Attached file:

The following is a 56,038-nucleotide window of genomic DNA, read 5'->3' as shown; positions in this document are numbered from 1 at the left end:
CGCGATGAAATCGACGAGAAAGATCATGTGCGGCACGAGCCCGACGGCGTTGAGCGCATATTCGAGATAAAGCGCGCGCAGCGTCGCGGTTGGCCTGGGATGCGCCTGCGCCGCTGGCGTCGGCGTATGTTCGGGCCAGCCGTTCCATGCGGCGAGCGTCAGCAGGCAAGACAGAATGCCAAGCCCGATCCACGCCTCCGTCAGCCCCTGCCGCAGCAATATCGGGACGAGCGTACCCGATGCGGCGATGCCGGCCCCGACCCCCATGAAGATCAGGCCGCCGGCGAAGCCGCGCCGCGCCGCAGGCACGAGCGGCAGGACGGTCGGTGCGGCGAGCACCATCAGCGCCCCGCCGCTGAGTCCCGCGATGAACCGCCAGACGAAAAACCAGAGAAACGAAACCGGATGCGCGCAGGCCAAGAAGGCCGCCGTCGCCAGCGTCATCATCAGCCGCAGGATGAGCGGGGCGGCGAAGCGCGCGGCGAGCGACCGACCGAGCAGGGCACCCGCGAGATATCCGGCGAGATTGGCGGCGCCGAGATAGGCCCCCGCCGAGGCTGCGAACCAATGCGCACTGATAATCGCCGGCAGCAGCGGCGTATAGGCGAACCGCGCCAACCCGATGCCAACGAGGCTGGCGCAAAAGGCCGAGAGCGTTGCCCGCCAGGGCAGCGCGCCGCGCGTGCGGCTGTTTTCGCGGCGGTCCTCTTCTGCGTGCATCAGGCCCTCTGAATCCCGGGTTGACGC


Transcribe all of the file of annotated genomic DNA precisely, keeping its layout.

The following is a 56,038-nucleotide window of genomic DNA, read 5'->3' as shown; positions in this document are numbered from 1 at the left end:
CGCGATGAAATCGACGAGAAAGATCATGTGCGGCACGAGCCCGACGGCGTTGAGCGCATATTCGAGATAAAGCGCGCGCAGCGTCGCGGTTGGCCTGGGATGCGCCTGCGCCGCTGGCGTCGGCGTATGTTCGGGCCAGCCGTTCCATGCGGCGAGCGTCAGCAGGCAAGACAGAATGCCAAGCCCGATCCACGCCTCCGTCAGCCCCTGCCGCAGCAATATCGGGACGAGCGTACCCGATGCGGCGATGCCGGCCCCGACCCCCATGAAGATCAGGCCGCCGGCGAAGCCGCGCCGCGCCGCAGGCACGAGCGGCAGGACGGTCGGTGCGGCGAGCACCATCAGCGCCCCGCCGCTGAGTCCCGCGATGAACCGCCAGACGAAAAACCAGAGAAACGAAACCGGATGCGCGCAGGCCAAGAAGGCCGCCGTCGCCAGCGTCATCATCAGCCGCAGGATGAGCGGGGCGGCGAAGCGCGCGGCGAGCGACCGACCGAGCAGGGCACCCGCGAGATATCCGGCGAGATTGGCGGCGCCGAGATAGGCCCCCGCCGAGGCTGCGAACCAATGCGCACTGATAATCGCCGGCAGCAGCGGCGTATAGGCGAACCGCGCCAACCCGATGCCAACGAGGCTGGCGCAAAAGGCCGAGAGCGTTGCCCGCCAGGGCAGCGCGCCGCGCGTGCGGCTGTTTTCGCGGCGGTCCTCTTCTGCGTGCATCAGGCCCTCTGAATCCCGGGTTGACGC